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18.8.03

I finally got around to reading last month's National Geographic, and it had a big article on sexual selection -- female animals selecting mates based on things like mating dances or fancy plumage. It was interesting in light of the claim by Leonard Shlain (linked to a few posts down) that humans became human because women evolved the capacity to say "no" to sex, leading men to have to woo them. Apparently Homo erectus was behind the trend, since evolving sexual selection by the female is prevalent among other animals. Interestingly, most animal wooing behaviors can be interpreted as signals of reproductive fitness, rather than non-sexual quid pro quos as in the case of Shlain's meat-for-sex trade hypothesis.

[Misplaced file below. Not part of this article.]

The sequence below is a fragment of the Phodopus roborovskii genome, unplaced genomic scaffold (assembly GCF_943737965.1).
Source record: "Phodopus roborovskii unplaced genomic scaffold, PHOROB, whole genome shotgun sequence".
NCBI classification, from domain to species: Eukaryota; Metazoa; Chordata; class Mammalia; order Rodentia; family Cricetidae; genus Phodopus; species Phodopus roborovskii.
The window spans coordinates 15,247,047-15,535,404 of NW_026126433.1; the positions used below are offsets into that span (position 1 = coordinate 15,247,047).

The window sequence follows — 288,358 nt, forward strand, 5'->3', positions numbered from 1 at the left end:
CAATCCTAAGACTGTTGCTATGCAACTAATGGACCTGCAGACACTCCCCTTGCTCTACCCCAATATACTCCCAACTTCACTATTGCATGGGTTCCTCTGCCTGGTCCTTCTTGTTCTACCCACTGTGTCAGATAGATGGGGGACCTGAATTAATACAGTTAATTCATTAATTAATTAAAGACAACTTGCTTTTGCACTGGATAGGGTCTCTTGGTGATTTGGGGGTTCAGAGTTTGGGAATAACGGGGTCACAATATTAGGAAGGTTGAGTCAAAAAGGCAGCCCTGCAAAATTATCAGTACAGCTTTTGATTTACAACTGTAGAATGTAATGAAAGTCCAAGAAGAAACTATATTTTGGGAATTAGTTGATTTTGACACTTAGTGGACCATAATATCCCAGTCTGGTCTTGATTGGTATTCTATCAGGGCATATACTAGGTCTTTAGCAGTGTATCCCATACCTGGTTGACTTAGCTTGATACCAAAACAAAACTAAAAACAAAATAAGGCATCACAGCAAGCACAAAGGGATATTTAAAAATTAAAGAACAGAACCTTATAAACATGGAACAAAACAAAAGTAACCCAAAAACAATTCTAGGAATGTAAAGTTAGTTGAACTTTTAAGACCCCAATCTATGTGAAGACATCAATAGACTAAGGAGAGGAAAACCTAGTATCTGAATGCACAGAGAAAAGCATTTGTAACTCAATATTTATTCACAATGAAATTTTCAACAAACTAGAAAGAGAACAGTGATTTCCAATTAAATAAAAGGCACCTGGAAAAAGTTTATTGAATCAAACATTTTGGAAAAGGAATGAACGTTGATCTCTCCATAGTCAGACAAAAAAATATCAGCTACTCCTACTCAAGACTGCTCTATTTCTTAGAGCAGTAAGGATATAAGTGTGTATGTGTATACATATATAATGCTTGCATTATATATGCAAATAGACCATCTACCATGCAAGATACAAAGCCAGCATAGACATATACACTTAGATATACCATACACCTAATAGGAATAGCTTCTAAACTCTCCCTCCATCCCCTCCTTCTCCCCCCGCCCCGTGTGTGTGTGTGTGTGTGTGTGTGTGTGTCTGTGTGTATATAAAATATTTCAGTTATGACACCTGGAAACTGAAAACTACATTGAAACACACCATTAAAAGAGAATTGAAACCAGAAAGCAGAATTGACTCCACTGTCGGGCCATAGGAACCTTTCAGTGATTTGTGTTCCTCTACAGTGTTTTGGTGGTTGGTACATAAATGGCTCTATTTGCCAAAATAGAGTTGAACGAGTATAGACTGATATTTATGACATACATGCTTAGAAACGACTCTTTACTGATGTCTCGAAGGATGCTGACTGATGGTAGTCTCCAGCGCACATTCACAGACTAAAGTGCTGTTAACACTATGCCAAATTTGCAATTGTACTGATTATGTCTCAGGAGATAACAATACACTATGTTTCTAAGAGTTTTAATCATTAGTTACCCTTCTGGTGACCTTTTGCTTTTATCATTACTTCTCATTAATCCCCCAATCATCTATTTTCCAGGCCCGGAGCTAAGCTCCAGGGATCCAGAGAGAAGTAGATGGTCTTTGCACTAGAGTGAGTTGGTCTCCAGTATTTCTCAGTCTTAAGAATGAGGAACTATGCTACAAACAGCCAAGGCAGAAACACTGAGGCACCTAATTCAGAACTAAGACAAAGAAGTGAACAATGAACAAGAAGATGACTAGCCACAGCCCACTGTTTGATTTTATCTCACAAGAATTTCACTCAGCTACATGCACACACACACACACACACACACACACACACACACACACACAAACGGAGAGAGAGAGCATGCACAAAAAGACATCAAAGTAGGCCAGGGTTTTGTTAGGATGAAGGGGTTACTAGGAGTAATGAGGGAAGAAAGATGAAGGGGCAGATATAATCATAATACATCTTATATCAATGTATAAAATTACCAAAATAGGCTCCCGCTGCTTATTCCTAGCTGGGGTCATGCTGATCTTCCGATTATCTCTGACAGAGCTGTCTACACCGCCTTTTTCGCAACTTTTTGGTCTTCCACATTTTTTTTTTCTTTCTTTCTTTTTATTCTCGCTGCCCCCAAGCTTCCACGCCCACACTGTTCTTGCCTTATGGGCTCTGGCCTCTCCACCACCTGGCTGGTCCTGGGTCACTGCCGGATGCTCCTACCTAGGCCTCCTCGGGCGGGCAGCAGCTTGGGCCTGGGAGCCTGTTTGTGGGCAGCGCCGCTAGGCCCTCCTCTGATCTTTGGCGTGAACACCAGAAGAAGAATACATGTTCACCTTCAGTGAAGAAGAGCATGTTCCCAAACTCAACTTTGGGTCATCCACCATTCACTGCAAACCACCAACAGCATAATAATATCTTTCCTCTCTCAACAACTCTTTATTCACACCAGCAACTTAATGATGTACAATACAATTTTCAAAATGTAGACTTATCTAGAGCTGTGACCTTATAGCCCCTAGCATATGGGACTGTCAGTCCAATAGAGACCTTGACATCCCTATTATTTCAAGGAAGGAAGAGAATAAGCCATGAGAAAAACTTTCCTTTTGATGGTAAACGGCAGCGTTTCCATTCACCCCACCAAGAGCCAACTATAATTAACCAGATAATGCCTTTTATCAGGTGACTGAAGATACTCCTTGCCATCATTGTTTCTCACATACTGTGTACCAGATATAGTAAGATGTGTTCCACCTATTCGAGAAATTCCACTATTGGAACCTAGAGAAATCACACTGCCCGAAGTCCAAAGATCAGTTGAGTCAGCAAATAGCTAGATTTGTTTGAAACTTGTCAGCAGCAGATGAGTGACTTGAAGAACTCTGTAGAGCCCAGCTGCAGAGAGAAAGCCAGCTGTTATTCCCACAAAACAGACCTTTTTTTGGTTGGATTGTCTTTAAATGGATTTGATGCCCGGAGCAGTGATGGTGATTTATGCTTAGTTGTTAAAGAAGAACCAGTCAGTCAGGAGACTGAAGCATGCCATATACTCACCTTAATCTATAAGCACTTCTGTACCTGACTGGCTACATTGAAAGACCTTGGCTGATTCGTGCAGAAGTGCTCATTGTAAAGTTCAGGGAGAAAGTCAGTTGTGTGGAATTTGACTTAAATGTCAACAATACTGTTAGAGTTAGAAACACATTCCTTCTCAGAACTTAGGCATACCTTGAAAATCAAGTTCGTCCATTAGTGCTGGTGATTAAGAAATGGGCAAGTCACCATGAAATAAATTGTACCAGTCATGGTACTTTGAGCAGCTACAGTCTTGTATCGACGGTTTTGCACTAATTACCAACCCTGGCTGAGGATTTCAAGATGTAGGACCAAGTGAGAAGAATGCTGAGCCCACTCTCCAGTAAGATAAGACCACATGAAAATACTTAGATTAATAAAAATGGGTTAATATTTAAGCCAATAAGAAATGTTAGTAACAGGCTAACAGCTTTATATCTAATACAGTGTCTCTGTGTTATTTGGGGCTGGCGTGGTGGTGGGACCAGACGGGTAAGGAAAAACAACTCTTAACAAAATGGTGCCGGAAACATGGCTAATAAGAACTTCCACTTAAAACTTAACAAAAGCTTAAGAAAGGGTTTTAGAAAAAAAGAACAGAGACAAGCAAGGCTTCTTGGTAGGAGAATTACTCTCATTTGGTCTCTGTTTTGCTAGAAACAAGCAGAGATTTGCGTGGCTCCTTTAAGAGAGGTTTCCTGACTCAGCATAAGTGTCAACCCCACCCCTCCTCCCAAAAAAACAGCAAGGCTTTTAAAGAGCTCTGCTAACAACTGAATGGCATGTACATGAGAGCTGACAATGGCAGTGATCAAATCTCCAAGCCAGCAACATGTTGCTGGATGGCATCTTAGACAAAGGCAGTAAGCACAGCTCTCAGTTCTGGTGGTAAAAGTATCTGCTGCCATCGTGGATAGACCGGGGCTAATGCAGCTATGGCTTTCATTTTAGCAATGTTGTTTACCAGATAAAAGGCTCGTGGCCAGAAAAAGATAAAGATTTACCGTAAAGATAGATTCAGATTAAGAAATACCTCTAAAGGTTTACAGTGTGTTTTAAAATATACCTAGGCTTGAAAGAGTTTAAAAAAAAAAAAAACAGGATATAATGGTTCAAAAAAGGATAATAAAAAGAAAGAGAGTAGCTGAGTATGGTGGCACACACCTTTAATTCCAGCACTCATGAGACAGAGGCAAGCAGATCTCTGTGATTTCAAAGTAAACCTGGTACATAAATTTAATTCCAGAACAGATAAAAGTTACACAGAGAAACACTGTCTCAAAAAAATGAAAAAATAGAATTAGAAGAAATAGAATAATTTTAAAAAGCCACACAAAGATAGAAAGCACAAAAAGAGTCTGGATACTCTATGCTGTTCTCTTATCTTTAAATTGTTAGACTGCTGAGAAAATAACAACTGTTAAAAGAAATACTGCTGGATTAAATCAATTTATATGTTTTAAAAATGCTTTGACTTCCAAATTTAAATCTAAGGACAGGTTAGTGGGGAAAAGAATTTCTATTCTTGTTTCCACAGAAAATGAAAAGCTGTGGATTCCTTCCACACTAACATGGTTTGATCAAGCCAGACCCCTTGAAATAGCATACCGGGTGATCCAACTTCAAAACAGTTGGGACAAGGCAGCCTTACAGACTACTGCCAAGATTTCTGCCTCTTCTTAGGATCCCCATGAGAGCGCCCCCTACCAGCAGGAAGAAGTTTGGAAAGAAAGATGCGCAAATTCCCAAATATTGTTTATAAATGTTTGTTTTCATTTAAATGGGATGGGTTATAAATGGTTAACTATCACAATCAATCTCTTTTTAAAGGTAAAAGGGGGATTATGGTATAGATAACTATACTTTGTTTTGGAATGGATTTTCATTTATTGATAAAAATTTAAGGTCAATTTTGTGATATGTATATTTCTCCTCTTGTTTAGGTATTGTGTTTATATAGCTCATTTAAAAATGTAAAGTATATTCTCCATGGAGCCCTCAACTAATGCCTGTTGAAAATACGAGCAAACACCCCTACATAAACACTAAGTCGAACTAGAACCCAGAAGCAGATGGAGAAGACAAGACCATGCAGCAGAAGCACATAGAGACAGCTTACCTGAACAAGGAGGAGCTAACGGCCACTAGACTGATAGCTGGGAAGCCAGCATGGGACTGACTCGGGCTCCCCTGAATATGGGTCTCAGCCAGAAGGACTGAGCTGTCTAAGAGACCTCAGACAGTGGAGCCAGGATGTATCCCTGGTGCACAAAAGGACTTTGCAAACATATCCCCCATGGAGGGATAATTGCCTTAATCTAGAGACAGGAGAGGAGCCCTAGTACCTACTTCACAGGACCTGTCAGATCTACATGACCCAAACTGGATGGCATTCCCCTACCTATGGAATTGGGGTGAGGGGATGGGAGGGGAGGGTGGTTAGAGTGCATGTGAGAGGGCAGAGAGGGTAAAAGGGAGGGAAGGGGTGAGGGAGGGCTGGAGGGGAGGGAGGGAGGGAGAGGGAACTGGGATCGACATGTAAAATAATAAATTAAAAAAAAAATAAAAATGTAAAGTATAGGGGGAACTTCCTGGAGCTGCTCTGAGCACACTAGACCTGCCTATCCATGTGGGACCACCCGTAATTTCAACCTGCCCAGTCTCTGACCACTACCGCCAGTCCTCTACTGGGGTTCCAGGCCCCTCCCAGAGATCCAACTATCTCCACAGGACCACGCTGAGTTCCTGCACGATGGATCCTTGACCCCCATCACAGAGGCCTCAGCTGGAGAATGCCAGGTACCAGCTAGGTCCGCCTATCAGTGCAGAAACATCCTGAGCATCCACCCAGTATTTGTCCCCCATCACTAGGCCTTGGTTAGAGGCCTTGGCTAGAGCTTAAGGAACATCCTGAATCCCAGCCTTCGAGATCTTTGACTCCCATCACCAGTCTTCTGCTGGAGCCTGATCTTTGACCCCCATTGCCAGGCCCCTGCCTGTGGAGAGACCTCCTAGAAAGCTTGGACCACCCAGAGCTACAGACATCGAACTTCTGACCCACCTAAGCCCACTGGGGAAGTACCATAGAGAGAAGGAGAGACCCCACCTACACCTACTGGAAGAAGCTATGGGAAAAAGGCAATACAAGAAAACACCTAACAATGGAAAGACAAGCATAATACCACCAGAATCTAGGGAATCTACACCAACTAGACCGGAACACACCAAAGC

The article also reminded me of the fact that, when sexual selection is first explained in kids' science classes and publications, it's portrayed as a contrast to how things work in humans -- the multicolored peacock and the drab peahen versus the slovenly man and the shaven, made-up, fashionably-dressed woman. Indeed, you often hear of how female beauty standards are signals for reproductive fitness -- either biologically (e.g. hip/waist size) or cultural (e.g. degree of suntan). It seems that, in the case of humans, either formulation (men trying to win the favor of women or vice versa) sounds plausible in isolation. So sexual selection among humans is much less one-sided than among animals.

Incidentally, I bet this article got NGM a crapload of letters from angry social conservatives, seeing as it combines evolution and sex.

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